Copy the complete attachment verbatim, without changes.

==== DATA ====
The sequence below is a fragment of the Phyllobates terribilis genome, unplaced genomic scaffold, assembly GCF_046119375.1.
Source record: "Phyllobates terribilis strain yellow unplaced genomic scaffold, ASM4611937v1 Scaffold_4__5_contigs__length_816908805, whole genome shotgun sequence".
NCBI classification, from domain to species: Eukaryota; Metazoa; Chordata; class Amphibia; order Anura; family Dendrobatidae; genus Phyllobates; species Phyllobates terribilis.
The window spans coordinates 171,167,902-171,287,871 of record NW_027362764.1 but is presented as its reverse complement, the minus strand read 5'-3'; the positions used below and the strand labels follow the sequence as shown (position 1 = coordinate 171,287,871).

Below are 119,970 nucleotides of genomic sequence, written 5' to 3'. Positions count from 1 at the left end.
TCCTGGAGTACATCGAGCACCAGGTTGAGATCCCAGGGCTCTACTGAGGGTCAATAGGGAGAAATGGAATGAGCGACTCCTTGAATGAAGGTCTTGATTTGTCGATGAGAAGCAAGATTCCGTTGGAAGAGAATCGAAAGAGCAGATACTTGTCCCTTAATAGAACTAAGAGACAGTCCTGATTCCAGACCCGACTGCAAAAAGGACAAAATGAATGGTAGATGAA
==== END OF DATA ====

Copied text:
The sequence below is a fragment of the Phyllobates terribilis genome, unplaced genomic scaffold, assembly GCF_046119375.1.
Source record: "Phyllobates terribilis strain yellow unplaced genomic scaffold, ASM4611937v1 Scaffold_4__5_contigs__length_816908805, whole genome shotgun sequence".
NCBI classification, from domain to species: Eukaryota; Metazoa; Chordata; class Amphibia; order Anura; family Dendrobatidae; genus Phyllobates; species Phyllobates terribilis.
The window spans coordinates 171,167,902-171,287,871 of record NW_027362764.1 but is presented as its reverse complement, the minus strand read 5'-3'; the positions used below and the strand labels follow the sequence as shown (position 1 = coordinate 171,287,871).

Below are 119,970 nucleotides of genomic sequence, written 5' to 3'. Positions count from 1 at the left end.
TCCTGGAGTACATCGAGCACCAGGTTGAGATCCCAGGGCTCTACTGAGGGTCAATAGGGAGAAATGGAATGAGCGACTCCTTGAATGAAGGTCTTGATTTGTCGATGAGAAGCAAGATTCCGTTGGAAGAGAATCGAAAGAGCAGATACTTGTCCCTTAATAGAACTAAGAGACAGTCCTGATTCCAGACCCGACTGCAAAAAGGACAAAATGAATGGTAGATGAA